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a somewhat dystopian drawing of car commuters driving to work

I hate my commute. It is easily the worst part of my day, as it is for many Americans. In fact, commuting is associated with the least number of positive emotions of any daily activity.

We hate it, but we have no choice: we have to go to work.

The next time you’re stuck in traffic on your way to or from work, look around. See how many cars joining you on the clogged highway contain only one person, and you’ll get a first-hand look into the scale of this problem. In aggregate, over three quarters of Americans drive to work alone. The majority of US metro areas face this challenge, especially since other transit modes are rarely viable options. This is due in part to the automobile-oriented nature of most modern urban and suburban areas.

There are plenty of private companies working to solve this problem. Most of their solutions are focused on providing a new mode of service that they themselves will own and operate, with thesis statements based around disrupting mass transit or replacing it entirely. These approaches attack the problem by building new infrastructure rather than innovating within and improving the existing mass transit system. Citizens overwhelmingly support spending taxpayer dollars on new and improved public transportation initiatives, and mandates such as Title VI  exist to ensure transit serves all citizens equally. The financial benefit of improving a city’s public transit system can reach as high as $1.8 billion. Mass transit isn’t going anywhere.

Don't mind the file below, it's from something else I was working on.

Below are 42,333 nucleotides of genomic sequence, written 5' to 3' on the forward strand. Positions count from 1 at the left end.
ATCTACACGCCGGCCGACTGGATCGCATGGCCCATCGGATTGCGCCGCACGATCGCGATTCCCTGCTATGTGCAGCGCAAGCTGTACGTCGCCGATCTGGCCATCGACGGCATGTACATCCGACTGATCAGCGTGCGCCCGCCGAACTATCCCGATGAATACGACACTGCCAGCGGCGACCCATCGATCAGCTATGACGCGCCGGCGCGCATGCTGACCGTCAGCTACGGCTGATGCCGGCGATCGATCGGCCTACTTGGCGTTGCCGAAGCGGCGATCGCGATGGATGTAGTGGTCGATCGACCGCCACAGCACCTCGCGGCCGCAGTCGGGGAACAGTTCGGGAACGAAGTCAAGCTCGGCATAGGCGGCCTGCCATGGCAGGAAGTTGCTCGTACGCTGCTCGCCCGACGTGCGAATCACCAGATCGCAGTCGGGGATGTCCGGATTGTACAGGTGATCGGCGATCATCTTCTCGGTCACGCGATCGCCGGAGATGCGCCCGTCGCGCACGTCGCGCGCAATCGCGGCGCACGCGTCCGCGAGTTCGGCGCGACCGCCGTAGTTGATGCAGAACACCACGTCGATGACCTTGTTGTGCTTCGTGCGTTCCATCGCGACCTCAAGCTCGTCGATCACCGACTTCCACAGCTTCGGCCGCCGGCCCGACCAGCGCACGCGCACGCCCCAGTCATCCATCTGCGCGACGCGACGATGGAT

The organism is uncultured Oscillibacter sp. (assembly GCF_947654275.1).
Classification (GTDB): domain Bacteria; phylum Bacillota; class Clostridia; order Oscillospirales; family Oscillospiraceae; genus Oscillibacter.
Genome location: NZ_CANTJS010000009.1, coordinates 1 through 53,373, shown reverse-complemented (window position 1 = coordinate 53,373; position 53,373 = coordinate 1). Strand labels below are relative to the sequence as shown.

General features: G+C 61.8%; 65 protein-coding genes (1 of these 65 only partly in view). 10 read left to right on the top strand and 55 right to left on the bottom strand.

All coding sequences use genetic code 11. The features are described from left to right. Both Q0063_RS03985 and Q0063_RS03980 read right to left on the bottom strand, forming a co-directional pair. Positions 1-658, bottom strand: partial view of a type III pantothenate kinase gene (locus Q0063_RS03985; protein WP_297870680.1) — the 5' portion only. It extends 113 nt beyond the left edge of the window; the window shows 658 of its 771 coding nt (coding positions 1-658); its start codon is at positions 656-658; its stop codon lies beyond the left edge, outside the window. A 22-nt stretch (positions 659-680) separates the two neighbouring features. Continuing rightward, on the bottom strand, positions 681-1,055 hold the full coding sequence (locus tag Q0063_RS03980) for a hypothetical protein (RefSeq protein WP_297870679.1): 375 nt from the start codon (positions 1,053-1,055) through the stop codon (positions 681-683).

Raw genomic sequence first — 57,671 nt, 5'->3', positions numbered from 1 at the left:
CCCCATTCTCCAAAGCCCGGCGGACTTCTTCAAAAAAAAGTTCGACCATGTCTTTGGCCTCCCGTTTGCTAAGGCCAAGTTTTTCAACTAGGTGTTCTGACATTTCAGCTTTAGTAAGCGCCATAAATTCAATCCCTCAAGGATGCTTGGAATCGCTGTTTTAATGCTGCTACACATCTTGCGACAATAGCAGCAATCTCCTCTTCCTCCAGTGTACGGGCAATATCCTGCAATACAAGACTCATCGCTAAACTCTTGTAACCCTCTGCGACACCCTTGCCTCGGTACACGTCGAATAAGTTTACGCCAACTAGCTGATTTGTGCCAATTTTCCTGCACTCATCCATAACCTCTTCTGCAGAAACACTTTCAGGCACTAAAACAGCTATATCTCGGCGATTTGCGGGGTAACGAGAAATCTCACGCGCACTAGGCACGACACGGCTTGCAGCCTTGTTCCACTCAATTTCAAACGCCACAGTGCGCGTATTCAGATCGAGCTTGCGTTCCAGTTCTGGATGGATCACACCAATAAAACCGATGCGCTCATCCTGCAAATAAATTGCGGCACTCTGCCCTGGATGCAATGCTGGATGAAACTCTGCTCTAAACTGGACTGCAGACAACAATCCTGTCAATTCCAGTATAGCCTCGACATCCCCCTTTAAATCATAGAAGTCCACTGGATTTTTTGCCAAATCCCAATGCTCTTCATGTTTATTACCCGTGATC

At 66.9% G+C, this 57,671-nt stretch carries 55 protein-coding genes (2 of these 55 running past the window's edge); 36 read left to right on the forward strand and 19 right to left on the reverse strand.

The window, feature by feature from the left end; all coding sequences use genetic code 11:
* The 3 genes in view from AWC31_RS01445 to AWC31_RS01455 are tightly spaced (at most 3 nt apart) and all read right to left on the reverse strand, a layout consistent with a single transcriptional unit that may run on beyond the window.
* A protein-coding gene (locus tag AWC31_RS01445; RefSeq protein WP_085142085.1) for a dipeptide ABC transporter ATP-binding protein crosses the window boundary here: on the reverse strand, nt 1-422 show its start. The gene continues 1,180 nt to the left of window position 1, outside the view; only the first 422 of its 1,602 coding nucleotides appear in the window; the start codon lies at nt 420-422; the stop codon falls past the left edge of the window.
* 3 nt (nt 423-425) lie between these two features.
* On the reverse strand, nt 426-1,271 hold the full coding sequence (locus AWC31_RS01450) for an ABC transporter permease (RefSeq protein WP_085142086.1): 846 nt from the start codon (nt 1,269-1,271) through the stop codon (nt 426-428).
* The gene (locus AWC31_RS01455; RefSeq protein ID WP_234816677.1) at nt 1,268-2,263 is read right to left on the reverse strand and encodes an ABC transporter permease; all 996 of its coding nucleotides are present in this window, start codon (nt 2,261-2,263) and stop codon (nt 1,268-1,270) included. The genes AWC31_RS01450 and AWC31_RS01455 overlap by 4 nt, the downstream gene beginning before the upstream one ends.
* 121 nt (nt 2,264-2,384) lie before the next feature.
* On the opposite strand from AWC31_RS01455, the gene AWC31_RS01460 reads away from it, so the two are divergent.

The solution is not more infrastructure: it’s better utilization of the existing infrastructure. By reframing potential solutions from “let’s build something new because we’re technologists and that’s what we do” to “let’s leverage the resources we already have because we’re problem solvers and that’s what we do,” we’re able to deliver immediate, impactful value without the unnecessary creation of “parallel amenities.”

#HackMyCommute is our solution. It represents the output of substantial amounts of big data analysis and customer development, both with transit agencies and transit riders. By focusing on the commute, we’re able to improve one of the most vital and least desirable trips of everyone’s day. Regardless of who you are, where you live, or what you do for a living, everyone has to go to work.

Let’s make getting there better.

Let’s hack our commutes.